The Black Catastrophe
The Black Catastrophe Big Joe/gettyimages.com

It took a few days to get my head around what I saw and heard of George Floyd's death. I watched the life leave his body. I heard him crying for his mother. I saw his head roll about like a broken doll as he was uselessly lifted onto a gurney. He did not pass away in the ambulance. He died on the street. His head pinned to the concrete.

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I did not want to talk about the incident with anyone, even my black relatives and friends. Then, on June 1, I finally felt the needed to make some sense of what had happened on the corner of 38th and Chicago Avenue.

My first step was to locate Floyd's situation in an economic context. He was working class, but the working class of our times is not the same as it was 40 years ago. Work back then often paid better and was secure, even for blacks. (Read William Julius Wilson's When Work Disappears.) Work in Floyd's time pays below what's needed to meet the basics of life and is precarious. Also, a racial divide exists between the white working classes and the black working classes. In the Minneapolis area, this divide is exceptional. "The median income for black households," writes Eli Rosenberg of the Washington Post, "is less than half of white ones — $38,200 compared to $85,000." (Nationally, it's around $51,000 for black households and $68,000 for white ones.)

And so we learn that Floyd, a 46-year-old working-class black man, was a bouncer at a live music venue called El Nuevo Rodeo, and he was recently laid off because of the coronavirus lockdown/crash. But before I could make sense of how challenging his economic situation was (bouncers will not be needed until urban nightlife is fully restored, and that could take a year or more), I learned something that I could make little sense of: The officer who is charged with killing Floyd (his knee was on the black man's neck for nine long minutes), Derek Chauvin, also worked security at El Nuevo Rodeo.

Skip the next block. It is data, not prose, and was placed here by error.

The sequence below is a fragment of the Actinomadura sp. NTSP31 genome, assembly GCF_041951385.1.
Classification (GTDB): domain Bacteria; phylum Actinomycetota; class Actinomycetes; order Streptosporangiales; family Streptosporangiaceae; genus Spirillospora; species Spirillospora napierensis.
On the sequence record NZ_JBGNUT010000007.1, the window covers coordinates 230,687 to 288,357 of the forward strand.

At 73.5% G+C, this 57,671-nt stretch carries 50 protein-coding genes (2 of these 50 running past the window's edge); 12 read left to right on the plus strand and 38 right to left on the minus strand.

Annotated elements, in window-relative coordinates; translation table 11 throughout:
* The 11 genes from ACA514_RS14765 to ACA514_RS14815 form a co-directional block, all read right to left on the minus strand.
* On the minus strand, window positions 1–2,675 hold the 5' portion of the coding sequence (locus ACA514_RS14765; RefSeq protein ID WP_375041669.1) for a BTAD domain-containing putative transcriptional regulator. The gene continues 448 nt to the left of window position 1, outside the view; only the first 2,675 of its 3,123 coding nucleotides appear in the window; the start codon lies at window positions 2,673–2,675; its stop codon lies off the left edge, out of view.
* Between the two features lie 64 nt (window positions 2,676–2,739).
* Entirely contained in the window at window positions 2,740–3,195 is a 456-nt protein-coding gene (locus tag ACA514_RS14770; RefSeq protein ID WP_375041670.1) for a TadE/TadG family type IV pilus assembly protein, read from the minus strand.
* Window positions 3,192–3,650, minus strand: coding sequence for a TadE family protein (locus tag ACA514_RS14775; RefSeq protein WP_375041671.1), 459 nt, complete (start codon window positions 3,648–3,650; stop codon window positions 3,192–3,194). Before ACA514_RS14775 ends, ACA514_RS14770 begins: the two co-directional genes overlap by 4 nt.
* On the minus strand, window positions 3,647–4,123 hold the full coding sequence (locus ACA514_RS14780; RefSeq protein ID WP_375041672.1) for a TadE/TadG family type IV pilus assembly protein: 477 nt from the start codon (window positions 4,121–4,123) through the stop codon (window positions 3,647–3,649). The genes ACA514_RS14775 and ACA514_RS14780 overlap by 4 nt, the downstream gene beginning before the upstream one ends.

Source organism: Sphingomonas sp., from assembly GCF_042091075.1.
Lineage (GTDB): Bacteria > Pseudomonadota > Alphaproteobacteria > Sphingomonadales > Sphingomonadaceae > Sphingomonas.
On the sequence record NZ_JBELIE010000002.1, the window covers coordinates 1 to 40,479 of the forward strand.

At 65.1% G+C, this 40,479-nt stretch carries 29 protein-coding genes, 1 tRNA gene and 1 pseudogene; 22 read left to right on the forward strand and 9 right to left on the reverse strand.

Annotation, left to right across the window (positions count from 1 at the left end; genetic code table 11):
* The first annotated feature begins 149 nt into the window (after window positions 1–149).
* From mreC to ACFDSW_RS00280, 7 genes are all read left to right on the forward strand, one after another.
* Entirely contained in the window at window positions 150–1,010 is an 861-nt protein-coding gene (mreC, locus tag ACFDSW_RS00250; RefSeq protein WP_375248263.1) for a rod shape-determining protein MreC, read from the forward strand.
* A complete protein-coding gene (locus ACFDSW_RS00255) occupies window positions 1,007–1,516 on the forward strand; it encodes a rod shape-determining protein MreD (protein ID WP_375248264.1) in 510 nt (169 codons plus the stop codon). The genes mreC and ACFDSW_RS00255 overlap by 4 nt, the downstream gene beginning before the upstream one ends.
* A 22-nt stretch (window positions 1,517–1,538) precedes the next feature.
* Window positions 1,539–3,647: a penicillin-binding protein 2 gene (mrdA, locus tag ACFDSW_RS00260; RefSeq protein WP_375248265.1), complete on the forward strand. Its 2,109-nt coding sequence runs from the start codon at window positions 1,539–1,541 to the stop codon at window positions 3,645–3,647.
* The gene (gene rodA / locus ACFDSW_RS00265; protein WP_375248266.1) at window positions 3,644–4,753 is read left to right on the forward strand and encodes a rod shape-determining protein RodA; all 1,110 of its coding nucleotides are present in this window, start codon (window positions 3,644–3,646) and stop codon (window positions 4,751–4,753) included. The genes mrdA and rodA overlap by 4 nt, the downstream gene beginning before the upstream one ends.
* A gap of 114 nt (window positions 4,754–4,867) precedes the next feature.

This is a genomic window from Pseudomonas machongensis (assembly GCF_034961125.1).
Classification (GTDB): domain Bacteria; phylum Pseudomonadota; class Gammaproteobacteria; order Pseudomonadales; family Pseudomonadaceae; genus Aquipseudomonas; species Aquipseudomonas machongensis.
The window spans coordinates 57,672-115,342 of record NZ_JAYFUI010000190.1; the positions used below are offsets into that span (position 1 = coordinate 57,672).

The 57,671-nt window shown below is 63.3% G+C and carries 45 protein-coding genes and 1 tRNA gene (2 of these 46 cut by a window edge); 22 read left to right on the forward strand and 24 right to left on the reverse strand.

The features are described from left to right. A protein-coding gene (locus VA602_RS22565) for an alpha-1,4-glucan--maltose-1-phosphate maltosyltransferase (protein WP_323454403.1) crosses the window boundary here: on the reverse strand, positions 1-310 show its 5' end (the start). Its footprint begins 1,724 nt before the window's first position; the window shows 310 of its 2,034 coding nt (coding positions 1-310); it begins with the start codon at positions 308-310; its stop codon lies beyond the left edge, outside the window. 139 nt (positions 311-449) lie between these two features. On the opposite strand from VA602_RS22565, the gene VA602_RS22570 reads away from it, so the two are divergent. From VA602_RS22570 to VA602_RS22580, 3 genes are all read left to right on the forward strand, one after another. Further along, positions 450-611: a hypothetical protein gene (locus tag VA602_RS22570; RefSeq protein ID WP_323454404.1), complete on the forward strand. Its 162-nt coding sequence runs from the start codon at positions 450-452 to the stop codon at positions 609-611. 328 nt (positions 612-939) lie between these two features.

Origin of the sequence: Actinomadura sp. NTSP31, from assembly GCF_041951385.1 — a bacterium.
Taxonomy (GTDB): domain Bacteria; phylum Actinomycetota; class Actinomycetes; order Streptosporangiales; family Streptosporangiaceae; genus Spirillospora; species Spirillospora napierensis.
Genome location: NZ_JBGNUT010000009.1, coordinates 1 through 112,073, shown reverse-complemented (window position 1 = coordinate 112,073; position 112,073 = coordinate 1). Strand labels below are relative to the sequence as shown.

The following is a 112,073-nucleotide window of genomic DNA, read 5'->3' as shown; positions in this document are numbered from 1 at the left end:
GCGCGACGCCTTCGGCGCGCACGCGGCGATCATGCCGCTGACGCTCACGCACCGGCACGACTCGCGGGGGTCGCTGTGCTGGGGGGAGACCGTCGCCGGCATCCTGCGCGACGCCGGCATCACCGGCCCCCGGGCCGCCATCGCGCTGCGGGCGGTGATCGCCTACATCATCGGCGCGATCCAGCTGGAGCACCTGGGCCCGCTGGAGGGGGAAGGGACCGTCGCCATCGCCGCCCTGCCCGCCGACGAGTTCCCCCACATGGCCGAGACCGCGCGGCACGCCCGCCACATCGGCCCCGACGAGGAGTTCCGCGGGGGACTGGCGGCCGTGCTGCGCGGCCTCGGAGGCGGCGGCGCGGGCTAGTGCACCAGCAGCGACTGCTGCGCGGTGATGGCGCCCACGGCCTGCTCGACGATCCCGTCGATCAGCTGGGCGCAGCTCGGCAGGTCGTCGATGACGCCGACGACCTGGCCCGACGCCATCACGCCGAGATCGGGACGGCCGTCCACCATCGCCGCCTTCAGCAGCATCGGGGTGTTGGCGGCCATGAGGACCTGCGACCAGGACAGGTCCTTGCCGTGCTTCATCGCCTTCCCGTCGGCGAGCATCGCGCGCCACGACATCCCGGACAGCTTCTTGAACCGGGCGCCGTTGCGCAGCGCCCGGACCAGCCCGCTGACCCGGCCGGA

On May 29, NPR reported:

Maya Santamaria, former owner of El Nuevo Rodeo, said that both Floyd and Chauvin worked security at the club. She said that the two could have crossed paths, though Chauvin mostly worked outside as an off-duty officer, while Floyd primarily was inside as a bouncer. She wasn't sure if they knew each other.

"Chauvin was our off-duty police for almost the entirety of the 17 years that we were open," Santamaria told KSTP. "They were working together at the same time, it's just that Chauvin worked outside and the security guards were inside."


Now, what is all of this about? El Nuevo Rodeo, which was destroyed by fire during the second night of demonstrations that followed Floyd's murder, was located near Minneapolis' Third Police Precinct precinct, which employed Chauvin and which was also destroyed by fire on the second night of the demonstrations. Did Chauvin not know Floyd? How could they have missed each other? They moved in the same area. El Nuevo Rodeo is only a 10-minute drive from the store, Cups Food, where Floyd allegedly bought cigarettes with a counterfeit $20 bill and paid for this accusation with his life. Chauvin spent 17 years as an off-duty officer for El Nuevo Rodeo. Floyd is said to have also spent a long stretch time at this business. The owner knew both of them. We can certainly expect this new development to expose more surprises about Chauvin down the line.

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All of that said, I want to point out that blacks are in a very tight situation at this moment. The Black Lives Matter protests are likely to contribute more coronavirus cases to a pandemic that is far from over and that has killed black Americans at three times the rate of white Americans. In fact, 1 in every 2,000 of all black Americans have died from the virus. (My feeling is a lot of white protesters have not grasped the scale of this catastrophe.) The already tight situation for blacks in the US is made only tighter by the fact that "the percentage of out-of-work black residents outpaces white residents at a rate of about 6 to 1."

This economic reality places an enormous amount of mental stress on black lives. What one can be certain of is that the recovery will take much longer to reach virus-battered black and brown people. And when the inevitable budget cuts arrive, many blacks who cling to the middle classes will be forced down to the working classes, and many blacks who cling to low-wages will fall into the streets. George Floyd was forced to spend the last moments of his life looking at a street.

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